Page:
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In Act II, scene 4 of "Romeo and Juliet", what does the nurse say to Romeo in lines...
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What the Nurse is telling Romeo here is that she will tell Juliet that she (the Nurse) believes that Romeo is going to deal fairly with Juliet.
In the part before the lines you cite, the Nurse criticizes Romeo and warns him that he had better not be toying with Juliet. She tells him that Juliet is young and that no gentleman would toy with her.
Romeo tells the nurse that he protests her attitude -- that she's not being fair to him. So then (the part you're asking about) the Nurse tells him that she will tell Juliet that he did protest her words. She says this proves that he really is a good guy.
Juliet is supposed go to Friar Laurence's cell. She can do the sacrament of confession and then they'll be married.
Posted by pohnpei397 on January 27, 2010 at 12:22 PM (Answer #1)
High School Teacher
It's difficult to know exactly what portion of the conversation you mean, since most editions of the play have different line numbers. For example, in the etext version here on enotes, both the Nurse and Romeo speak in these lines. So I'll discuss the conversation from the Nurse's longer scolding of Romeo.
At this point, she is upset from Mercutio's taunting. Although Mercutio exits, she is still flustered, and a little angry that Romeo would choose to associate with someone who would make sexual comments to a woman. She first warns Romeo not to "lead her(Juliet) into a fool's paradise"; essentially, she tells him not to lead her on, or play around with her. She makes it clear that she thinks Juliet is too young, and thus if Romeo "deal[s] double with her", it will be a great wrong on his part. This upsets Romeo, who asks the Nurse to say only good things to Juliet about him. However, the Nurse misunderstands his use of the word "protest", which leads to a few confusing moments between the two of them.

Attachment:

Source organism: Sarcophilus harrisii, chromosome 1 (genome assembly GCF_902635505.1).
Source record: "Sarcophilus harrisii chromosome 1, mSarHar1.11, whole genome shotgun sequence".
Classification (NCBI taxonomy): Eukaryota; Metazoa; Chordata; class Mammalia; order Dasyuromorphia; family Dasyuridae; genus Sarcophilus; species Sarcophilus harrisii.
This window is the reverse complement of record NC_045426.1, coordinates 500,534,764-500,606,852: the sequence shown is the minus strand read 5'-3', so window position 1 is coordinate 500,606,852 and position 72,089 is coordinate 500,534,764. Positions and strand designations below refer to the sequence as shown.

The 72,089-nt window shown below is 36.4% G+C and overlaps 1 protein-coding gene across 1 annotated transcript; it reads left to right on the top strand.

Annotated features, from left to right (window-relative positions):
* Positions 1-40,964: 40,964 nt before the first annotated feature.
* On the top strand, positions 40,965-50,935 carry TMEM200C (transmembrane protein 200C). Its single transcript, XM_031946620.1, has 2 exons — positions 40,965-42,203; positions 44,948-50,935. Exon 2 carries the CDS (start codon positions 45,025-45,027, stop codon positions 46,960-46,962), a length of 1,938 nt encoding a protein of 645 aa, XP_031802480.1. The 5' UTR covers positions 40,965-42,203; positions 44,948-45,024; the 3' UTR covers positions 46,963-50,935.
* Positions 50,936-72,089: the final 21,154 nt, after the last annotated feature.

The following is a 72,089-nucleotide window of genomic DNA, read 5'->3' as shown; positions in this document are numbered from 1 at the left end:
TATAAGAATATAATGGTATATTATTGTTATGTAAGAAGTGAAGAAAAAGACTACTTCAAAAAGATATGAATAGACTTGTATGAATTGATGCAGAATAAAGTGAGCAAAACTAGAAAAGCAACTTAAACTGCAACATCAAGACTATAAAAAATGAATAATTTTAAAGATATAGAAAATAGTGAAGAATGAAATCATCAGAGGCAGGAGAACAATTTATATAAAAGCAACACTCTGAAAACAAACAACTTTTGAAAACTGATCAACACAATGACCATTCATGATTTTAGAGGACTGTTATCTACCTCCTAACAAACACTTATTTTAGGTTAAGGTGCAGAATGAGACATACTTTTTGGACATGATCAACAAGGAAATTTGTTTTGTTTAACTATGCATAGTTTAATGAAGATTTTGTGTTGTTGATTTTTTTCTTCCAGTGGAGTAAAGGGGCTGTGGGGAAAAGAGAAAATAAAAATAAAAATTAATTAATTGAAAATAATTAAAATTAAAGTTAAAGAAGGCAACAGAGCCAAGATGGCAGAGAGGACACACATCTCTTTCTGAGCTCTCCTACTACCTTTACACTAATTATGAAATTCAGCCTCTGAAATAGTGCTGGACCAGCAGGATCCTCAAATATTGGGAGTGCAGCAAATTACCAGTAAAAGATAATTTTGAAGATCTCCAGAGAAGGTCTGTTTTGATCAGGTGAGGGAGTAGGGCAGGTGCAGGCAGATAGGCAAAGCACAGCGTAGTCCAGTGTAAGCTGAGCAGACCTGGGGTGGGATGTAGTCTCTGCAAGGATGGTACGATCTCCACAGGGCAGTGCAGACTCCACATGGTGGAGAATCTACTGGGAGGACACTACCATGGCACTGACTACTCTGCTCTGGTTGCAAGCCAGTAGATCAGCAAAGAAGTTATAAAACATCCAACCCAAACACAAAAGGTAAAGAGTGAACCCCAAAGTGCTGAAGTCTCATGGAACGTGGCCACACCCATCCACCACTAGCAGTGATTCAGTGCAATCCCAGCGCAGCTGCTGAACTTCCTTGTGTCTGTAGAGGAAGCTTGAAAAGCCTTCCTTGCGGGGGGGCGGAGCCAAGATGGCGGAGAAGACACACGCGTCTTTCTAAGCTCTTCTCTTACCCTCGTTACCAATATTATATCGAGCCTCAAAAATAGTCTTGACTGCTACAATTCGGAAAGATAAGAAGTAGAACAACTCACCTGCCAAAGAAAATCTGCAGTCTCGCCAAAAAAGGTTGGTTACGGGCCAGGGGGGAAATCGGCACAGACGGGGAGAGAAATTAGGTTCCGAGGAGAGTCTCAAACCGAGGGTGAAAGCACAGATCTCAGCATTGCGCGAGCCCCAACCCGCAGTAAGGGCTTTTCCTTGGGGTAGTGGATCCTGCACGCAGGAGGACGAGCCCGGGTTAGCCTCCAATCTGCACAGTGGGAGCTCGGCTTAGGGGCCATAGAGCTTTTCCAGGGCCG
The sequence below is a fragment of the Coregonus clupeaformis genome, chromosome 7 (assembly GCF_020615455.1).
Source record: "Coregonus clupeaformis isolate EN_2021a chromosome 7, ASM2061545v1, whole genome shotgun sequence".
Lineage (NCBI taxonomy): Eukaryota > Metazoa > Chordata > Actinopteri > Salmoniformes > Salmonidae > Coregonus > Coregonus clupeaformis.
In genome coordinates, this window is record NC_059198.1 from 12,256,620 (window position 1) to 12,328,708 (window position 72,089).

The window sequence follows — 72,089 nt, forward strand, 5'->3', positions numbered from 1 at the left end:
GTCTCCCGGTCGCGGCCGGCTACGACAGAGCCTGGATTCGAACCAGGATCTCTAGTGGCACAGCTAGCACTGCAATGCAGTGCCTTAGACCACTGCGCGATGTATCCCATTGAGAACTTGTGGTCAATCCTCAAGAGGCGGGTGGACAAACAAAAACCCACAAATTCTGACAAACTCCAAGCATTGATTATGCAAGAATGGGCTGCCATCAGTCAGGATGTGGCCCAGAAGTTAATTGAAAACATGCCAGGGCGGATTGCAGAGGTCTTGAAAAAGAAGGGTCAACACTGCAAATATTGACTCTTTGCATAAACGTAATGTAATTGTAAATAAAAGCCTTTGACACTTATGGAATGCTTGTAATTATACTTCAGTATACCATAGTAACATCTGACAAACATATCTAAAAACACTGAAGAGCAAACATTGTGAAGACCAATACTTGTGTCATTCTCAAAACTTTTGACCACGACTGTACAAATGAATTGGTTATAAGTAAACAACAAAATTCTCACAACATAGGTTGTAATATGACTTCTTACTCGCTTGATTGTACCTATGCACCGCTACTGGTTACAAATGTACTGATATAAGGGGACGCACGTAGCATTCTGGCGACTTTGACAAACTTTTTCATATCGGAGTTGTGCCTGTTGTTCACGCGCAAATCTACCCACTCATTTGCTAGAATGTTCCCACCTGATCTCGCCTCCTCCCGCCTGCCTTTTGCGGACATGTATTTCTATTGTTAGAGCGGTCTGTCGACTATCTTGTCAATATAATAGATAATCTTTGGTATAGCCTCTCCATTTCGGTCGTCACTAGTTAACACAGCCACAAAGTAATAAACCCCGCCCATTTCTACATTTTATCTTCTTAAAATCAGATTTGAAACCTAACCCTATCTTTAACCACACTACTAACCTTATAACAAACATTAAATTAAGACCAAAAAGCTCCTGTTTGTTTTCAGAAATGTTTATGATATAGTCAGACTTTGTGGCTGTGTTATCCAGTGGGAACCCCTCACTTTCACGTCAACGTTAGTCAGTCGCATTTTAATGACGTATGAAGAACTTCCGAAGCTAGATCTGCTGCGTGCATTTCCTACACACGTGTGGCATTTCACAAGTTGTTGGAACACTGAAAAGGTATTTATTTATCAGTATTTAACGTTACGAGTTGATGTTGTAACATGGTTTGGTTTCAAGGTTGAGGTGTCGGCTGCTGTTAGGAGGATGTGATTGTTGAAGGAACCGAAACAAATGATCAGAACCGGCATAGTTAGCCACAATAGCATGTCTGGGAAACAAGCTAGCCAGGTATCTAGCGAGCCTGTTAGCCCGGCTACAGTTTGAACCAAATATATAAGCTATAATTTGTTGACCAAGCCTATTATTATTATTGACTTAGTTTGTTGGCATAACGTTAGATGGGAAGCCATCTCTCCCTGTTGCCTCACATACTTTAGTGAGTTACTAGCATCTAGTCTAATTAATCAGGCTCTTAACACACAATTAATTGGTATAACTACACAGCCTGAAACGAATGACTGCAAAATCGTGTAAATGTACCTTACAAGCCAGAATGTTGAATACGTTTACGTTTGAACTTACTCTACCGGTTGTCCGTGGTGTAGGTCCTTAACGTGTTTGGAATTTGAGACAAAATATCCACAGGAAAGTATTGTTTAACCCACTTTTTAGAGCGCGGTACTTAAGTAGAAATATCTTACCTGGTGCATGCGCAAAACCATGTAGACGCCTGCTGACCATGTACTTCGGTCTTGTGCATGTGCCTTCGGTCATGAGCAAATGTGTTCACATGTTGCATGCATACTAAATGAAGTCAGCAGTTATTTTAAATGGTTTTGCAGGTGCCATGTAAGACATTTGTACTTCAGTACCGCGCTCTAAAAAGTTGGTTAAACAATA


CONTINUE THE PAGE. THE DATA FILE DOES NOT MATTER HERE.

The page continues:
Romeo quickly recovers, getting straight to his point: how to ensure that he & Juliet will be married. He tells the Nurse:
Bid her devise some means to come to shrift
And there she shall at Friar Laurence’ cell
Be shriv'd and married. Here is for thy pains.
So, Juliet will make up some reason to go to confession with Friar Laurence, but in reality she & Romeo will be married. Romeo also asks the Nurse to prepare a rope, so later that night he can climb up to Juliet's room to consummate their wedding.
Posted by MaudlinStreet on January 27, 2010 at 12:33 PM (Answer #2)
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